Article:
When it comes to improving your sales force, starting a coaching program is only half the battle.
The other (arguably more important) half is creating sales coaching buy-in among your team.
Fortunately, there’s a formula for generating buy-in among even your most stagnant reps — from sales executives to frontline managers to entry-level SDRs:
- Understand exactly what coaching is — and what it isn’t
- Allocate the right amount of time to coaching activities
- Follow a tried-and-true framework for your coaching sessions
- Motivate reps to be coached and advance in their careers
- Choose the right metrics for measuring coaching effectiveness
These topics were at the center of Kevin Dorsey’s presentation at MOMENTUM 2020. Dorsey is the Vice President of Inside Sales at PatientPop, an InsideSales Top 10 Sales Leader, and a Top 100 Sales Coach.
Read on for his thoughts on how to build sales coaching buy-in among your reps. Then, if you want to learn more, click here to watch the full recording.
What Exactly Is Sales Coaching?
A lot of people conflate sales coaching and training as two sides of the same coin. But in reality, they’re distinct, but important, elements of your sales methodology.
So what is coaching, exactly?
Dorsey’s definition is simple: If sales training is the transfer of knowledge, sales coaching is about enhancing selling skills that the salesperson already has.
For example, many managers think that deal reviews constitute effective coaching. But in reality, these are more like coaching session postmortems.
Coaching involves sitting on sales calls or reviewing call recordings, discussing with the rep what went well and what needs to improve, and helping them hone their selling skills. The end result should be more deals and revenue, but that comes later.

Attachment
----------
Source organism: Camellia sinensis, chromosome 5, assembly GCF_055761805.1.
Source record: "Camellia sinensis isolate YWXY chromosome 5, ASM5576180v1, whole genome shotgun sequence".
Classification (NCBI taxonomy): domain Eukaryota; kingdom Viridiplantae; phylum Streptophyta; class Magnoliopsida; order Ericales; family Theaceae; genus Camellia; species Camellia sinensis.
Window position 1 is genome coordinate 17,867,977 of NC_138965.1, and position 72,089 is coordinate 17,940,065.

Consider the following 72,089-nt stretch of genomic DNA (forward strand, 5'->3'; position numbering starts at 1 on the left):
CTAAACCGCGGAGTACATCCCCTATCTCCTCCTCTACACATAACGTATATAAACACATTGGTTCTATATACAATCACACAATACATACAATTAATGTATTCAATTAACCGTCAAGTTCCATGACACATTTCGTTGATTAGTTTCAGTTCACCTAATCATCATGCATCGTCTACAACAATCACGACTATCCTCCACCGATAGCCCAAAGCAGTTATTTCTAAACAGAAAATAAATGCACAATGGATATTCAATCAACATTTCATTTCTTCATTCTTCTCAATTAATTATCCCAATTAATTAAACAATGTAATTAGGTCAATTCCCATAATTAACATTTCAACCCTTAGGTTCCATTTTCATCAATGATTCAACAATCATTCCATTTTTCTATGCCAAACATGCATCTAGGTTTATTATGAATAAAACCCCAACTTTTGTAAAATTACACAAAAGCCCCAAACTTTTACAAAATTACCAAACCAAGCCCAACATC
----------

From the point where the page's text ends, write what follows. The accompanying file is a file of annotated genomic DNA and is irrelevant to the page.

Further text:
How to Allocate Your Sales Coaching Activities
When it comes to time management, Dorsey preached the 80-20 rule: 80 percent of your results come from 20 percent of your activities.
Specifically, these four areas are the most important time investments you can make:
- Call reviews
- Hiring (if you’re in a hiring spree)
“If 80 percent of your manager’s time is not in one of these four areas, then you’re costing yourself money,” he said.
There are plenty of areas where leaders can cut back to find that time to coach. One example that Dorsey gave involved closing deals. In most cases, the rep shouldn’t need your help to close deals.
“I’m not saying never step in, of course,” he said. “And I’m not saying that you shouldn’t give advice, and I’m not saying I won’t hop on a big call if it needs a little extra push. But then I use that big call as a coaching session, to break down what we did there and how we can do more of it.” If you always step in and do the rep’s job for them, you end up becoming a “super salesperson,” not a leader or coach.
As a leader, coaching should be your number one priority — because that’s what sets great sales organizations apart. “Did Kobe Bryant stop practicing?” Dorsey asked. “Did Michael Jordan stop practicing? Did Tom Brady stop practicing?” Likewise, you should always be coaching your reps, regardless of their experience or current skill level.
A Sales Coaching Framework for Sales Leadership
If you want your coaching results to be repeatable, you need to follow a tried-and-true framework in every coaching session. Dorsey’s process was borrowed from Keenan and based on the ski instructor’s framework:
- Observe your reps. Don’t be a micro-manager, but be aware of the little things. Watch, listen, and observe your reps’ behaviors.